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Since $f$ has a local extremum at $x_1$, then surely the LHS of equation (3) always zero? If so, then isn't lambda always simply zero too? But this cannot be, otherwise the last sentence of the theorem wouldn't be phrased the way it is. What am I missing?

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It's not $f$ that has a local extremum at $x_{1}$, but rather $f|_{S}$. Consider, for example, $f(x,y)=xy$ restricted to the line $y=1-x$. This restricted function has a local maximum at $(\frac{1}{2},\frac{1}{2})$, but the full function $f$ is not at an extremum at $(\frac{1}{2},\frac{1}{2})$.

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  • $\begingroup$ Thanks. I think my error was in thinking in terms of $\mathbb R$; if a restricted function in $\mathbb R$ has a local extremum, then the original function must also have a local extremum at the same point. $\endgroup$ – Ryan Dec 3 '13 at 6:49
  • $\begingroup$ @Ryan : No in $\mathbb{R}$ the question does not make sense because $S=g^{-1}(c_0)$ will (typically) be a set of finite points and it will not contain a curve or surface. $\endgroup$ – Sergio Parreiras Dec 3 '13 at 16:30
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The function $g$ defines a surface(in this case a curve) over which we have to minimize the value of f. The condition simply means that the gradients should be $parallel$ or $anti-parallel$, otherwise we can increase $f$ by moving in the direction of derivative appropriately.

For more read about the method of lagrange multipliers.

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The answer is that the appropriate gradient is zero.

Suppose $\hat{x}$ is a minimizer of $f$ subject to the constraint $g(x) = 0$, and $Dg(\hat{x}) \neq 0$. Suppose in particular that $Dg(\hat{x})e_1 \neq 0$ (at least one component is non-zero, it simplifies notation to assume it is the first). Then the implicit function theorem gives the existence of a function $\zeta: \mathbb{R}^{n-1} \to \mathbb{R}$ that satisfies $g((\zeta((x_2,...,x_n)), x_2,...,x_n)) = 0$ for all $(x_2,...,x_n)$ in a neighbourhood of $(\hat{x_2},...,\hat{x_n})$, $\zeta(\hat{x_2},...,\hat{x_n})= \hat{x_1}$ and furthermore, $\frac{\partial \zeta ( \hat{x_2},...,\hat{x_n}) }{\partial x_k} = - ( \frac{\partial g ( \hat{x_1}, \hat{x_2},...,\hat{x_n}) }{\partial x_1})^{-1} \frac{\partial g ( \hat{x_1}, \hat{x_2},...,\hat{x_n}) }{\partial x_k} $, for $k=1,...,n$.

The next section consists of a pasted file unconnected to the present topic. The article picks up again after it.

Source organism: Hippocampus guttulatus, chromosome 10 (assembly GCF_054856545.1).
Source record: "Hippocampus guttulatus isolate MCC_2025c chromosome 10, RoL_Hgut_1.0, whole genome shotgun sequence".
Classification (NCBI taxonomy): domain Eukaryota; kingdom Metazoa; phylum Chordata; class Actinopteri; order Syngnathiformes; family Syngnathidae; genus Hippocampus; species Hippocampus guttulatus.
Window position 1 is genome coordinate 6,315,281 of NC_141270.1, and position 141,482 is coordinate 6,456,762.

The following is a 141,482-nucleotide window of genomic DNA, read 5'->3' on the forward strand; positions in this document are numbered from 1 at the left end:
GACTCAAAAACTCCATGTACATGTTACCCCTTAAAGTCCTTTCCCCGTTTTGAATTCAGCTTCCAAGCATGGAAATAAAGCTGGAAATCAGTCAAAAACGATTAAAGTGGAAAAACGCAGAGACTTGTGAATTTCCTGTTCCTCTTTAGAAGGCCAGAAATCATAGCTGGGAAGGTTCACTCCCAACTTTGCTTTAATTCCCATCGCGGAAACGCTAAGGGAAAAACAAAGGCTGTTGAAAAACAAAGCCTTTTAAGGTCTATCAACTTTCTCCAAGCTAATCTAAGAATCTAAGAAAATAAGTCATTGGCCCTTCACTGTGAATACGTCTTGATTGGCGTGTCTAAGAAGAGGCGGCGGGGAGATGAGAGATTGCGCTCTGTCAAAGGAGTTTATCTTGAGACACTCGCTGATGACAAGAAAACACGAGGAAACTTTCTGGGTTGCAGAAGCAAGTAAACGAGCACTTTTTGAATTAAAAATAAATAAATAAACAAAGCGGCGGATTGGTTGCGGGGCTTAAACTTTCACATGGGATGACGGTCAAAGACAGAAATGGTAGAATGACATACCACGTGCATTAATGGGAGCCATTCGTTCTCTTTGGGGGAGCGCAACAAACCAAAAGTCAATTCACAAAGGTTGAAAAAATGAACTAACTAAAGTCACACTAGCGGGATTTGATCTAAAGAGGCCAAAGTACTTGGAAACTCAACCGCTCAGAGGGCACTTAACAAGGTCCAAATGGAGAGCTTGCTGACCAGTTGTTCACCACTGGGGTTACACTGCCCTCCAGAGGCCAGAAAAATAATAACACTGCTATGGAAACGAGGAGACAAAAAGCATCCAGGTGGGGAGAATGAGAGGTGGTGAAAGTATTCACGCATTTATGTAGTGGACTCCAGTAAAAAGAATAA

Then $( \hat{x_2},...,\hat{x_n})$ is a minimizer for $\phi$ defined by $\phi(x_2,...,x_n) = f((\zeta((x_2,...,x_n)), x_2,...,x_n))$, and so we have that $D\phi(( \hat{x_2},...,\hat{x_n})) = 0$. Using the chain rule, this translates to $\frac{\partial \phi ( \hat{x_2},...,\hat{x_n}) }{\partial x_k} = \frac{\partial f ( \hat{x_1}, \hat{x_2},...,\hat{x_n}) }{\partial x_1} \frac{\partial \zeta ( \hat{x_2},...,\hat{x_n}) }{\partial x_k} + \frac{\partial f ( \hat{x_1}, \hat{x_2},...,\hat{x_n}) }{\partial x_k} = 0$. Substituting the value for $\frac{\partial \zeta ( \hat{x_2},...,\hat{x_n}) }{\partial x_k}$ gives $\frac{\partial f ( \hat{x_1}, \hat{x_2},...,\hat{x_n}) }{\partial x_k} = \frac{\partial f ( \hat{x_1}, \hat{x_2},...,\hat{x_n}) }{\partial x_1} ( \frac{\partial g ( \hat{x_1}, \hat{x_2},...,\hat{x_n}) }{\partial x_1})^{-1} \frac{\partial g ( \hat{x_1}, \hat{x_2},...,\hat{x_n}) }{\partial x_k}$, $k=2,...,n$. Setting $\lambda = \frac{\partial f ( \hat{x_1}, \hat{x_2},...,\hat{x_n}) }{\partial x_1} ( \frac{\partial g ( \hat{x_1}, \hat{x_2},...,\hat{x_n}) }{\partial x_1})^{-1}$ gives the desired result: $Df(\hat{x}) = \lambda Dg(\hat{x})$.

Note that this is equivalent to the reduced gradient being zero, that is, $D\phi(( \hat{x_2},...,\hat{x_n})) = 0$.

Also note that the condition $Dg(\hat{x}) \neq 0$ is required to use the implicit function theorem. If this condition is not met, then a multiplier of the above form may not exist.

For example, if the constraint was $g(x) = \|x\|^2$, then, regardless of $f$, the solution must be $\hat{x} = 0$, and the Lagrange multiplier condition cannot be used.

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